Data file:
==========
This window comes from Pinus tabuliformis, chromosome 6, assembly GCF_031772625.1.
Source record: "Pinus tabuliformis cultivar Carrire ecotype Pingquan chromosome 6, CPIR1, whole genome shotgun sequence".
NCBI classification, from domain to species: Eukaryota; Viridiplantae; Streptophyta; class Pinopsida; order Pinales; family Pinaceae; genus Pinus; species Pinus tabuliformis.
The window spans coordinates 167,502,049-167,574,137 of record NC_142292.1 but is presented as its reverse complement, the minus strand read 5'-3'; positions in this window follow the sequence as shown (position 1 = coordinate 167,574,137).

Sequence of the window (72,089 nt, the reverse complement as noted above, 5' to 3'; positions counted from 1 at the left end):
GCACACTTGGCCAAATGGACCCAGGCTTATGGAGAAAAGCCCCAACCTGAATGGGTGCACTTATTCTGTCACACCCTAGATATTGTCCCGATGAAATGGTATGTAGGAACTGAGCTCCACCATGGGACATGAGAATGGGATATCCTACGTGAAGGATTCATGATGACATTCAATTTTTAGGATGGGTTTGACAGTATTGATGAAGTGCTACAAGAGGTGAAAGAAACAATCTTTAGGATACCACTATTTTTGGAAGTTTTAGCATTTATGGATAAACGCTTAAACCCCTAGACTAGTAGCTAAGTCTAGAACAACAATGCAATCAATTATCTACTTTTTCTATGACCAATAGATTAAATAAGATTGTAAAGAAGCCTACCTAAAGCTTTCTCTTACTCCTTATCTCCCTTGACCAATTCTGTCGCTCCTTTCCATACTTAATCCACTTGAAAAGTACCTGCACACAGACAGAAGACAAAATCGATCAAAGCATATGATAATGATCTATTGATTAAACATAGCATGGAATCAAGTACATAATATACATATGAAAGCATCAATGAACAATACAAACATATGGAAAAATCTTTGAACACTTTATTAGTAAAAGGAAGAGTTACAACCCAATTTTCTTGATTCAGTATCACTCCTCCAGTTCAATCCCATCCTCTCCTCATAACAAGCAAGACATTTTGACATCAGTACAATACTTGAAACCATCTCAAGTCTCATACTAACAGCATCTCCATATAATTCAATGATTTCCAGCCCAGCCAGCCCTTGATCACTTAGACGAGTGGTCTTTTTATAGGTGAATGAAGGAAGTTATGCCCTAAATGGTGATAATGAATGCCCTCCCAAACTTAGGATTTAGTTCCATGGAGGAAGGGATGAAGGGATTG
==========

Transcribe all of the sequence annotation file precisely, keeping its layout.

This window comes from Pinus tabuliformis, chromosome 6, assembly GCF_031772625.1.
Source record: "Pinus tabuliformis cultivar Carrire ecotype Pingquan chromosome 6, CPIR1, whole genome shotgun sequence".
NCBI classification, from domain to species: Eukaryota; Viridiplantae; Streptophyta; class Pinopsida; order Pinales; family Pinaceae; genus Pinus; species Pinus tabuliformis.
The window spans coordinates 167,502,049-167,574,137 of record NC_142292.1 but is presented as its reverse complement, the minus strand read 5'-3'; positions in this window follow the sequence as shown (position 1 = coordinate 167,574,137).

Sequence of the window (72,089 nt, the reverse complement as noted above, 5' to 3'; positions counted from 1 at the left end):
GCACACTTGGCCAAATGGACCCAGGCTTATGGAGAAAAGCCCCAACCTGAATGGGTGCACTTATTCTGTCACACCCTAGATATTGTCCCGATGAAATGGTATGTAGGAACTGAGCTCCACCATGGGACATGAGAATGGGATATCCTACGTGAAGGATTCATGATGACATTCAATTTTTAGGATGGGTTTGACAGTATTGATGAAGTGCTACAAGAGGTGAAAGAAACAATCTTTAGGATACCACTATTTTTGGAAGTTTTAGCATTTATGGATAAACGCTTAAACCCCTAGACTAGTAGCTAAGTCTAGAACAACAATGCAATCAATTATCTACTTTTTCTATGACCAATAGATTAAATAAGATTGTAAAGAAGCCTACCTAAAGCTTTCTCTTACTCCTTATCTCCCTTGACCAATTCTGTCGCTCCTTTCCATACTTAATCCACTTGAAAAGTACCTGCACACAGACAGAAGACAAAATCGATCAAAGCATATGATAATGATCTATTGATTAAACATAGCATGGAATCAAGTACATAATATACATATGAAAGCATCAATGAACAATACAAACATATGGAAAAATCTTTGAACACTTTATTAGTAAAAGGAAGAGTTACAACCCAATTTTCTTGATTCAGTATCACTCCTCCAGTTCAATCCCATCCTCTCCTCATAACAAGCAAGACATTTTGACATCAGTACAATACTTGAAACCATCTCAAGTCTCATACTAACAGCATCTCCATATAATTCAATGATTTCCAGCCCAGCCAGCCCTTGATCACTTAGACGAGTGGTCTTTTTATAGGTGAATGAAGGAAGTTATGCCCTAAATGGTGATAATGAATGCCCTCCCAAACTTAGGATTTAGTTCCATGGAGGAAGGGATGAAGGGATTG